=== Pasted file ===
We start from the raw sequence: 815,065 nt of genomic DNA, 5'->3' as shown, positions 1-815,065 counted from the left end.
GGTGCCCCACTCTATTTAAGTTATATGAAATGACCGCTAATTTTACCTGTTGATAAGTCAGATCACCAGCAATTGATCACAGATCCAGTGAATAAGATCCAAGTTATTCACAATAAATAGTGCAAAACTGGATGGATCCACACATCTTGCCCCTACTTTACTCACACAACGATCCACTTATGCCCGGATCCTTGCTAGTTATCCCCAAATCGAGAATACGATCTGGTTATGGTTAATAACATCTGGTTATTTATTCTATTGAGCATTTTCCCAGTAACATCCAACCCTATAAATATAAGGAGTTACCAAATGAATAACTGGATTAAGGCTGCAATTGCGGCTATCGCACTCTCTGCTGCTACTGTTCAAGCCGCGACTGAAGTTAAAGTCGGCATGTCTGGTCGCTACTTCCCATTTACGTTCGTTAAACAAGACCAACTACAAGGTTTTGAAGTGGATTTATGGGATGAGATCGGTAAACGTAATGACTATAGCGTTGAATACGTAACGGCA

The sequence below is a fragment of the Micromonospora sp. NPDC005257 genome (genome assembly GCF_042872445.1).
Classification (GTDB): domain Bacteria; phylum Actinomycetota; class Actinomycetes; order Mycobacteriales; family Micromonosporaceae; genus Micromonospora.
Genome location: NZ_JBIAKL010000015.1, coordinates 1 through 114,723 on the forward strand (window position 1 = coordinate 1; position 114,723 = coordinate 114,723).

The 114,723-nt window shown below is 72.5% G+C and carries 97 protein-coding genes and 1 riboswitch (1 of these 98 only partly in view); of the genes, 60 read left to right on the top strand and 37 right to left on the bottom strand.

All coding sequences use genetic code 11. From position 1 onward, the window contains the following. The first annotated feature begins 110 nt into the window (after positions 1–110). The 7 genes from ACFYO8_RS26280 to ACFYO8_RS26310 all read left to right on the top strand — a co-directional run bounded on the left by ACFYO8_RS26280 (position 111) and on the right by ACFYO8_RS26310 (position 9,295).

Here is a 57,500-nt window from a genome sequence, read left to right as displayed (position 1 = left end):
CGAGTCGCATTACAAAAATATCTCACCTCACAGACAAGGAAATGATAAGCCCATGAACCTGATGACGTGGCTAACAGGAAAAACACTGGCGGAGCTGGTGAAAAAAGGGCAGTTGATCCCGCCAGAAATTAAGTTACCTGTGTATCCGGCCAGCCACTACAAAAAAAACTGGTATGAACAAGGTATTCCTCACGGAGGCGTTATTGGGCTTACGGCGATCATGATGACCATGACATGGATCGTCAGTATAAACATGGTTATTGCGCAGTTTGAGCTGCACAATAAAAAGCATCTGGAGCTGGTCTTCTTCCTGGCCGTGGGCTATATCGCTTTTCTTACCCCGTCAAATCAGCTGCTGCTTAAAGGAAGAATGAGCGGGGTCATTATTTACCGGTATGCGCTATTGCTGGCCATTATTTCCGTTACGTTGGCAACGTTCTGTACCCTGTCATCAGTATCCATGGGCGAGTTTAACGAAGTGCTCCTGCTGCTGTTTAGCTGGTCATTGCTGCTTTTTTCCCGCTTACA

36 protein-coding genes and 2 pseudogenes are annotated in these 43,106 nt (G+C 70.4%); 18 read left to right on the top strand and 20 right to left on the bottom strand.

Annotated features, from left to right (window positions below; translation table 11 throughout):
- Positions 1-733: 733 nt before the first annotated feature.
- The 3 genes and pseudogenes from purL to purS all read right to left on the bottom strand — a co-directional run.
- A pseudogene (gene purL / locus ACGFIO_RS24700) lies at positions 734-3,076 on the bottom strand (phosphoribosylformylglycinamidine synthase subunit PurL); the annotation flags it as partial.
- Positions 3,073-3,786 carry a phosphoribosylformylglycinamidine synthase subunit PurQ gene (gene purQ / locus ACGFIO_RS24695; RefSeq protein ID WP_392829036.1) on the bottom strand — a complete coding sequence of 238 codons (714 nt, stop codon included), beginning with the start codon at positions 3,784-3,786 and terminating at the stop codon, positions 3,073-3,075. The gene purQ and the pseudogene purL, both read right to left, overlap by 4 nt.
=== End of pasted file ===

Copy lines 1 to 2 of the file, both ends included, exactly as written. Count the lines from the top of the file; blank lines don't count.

We start from the raw sequence: 815,065 nt of genomic DNA, 5'->3' as shown, positions 1-815,065 counted from the left end.
GGTGCCCCACTCTATTTAAGTTATATGAAATGACCGCTAATTTTACCTGTTGATAAGTCAGATCACCAGCAATTGATCACAGATCCAGTGAATAAGATCCAAGTTATTCACAATAAATAGTGCAAAACTGGATGGATCCACACATCTTGCCCCTACTTTACTCACACAACGATCCACTTATGCCCGGATCCTTGCTAGTTATCCCCAAATCGAGAATACGATCTGGTTATGGTTAATAACATCTGGTTATTTATTCTATTGAGCATTTTCCCAGTAACATCCAACCCTATAAATATAAGGAGTTACCAAATGAATAACTGGATTAAGGCTGCAATTGCGGCTATCGCACTCTCTGCTGCTACTGTTCAAGCCGCGACTGAAGTTAAAGTCGGCATGTCTGGTCGCTACTTCCCATTTACGTTCGTTAAACAAGACCAACTACAAGGTTTTGAAGTGGATTTATGGGATGAGATCGGTAAACGTAATGACTATAGCGTTGAATACGTAACGGCA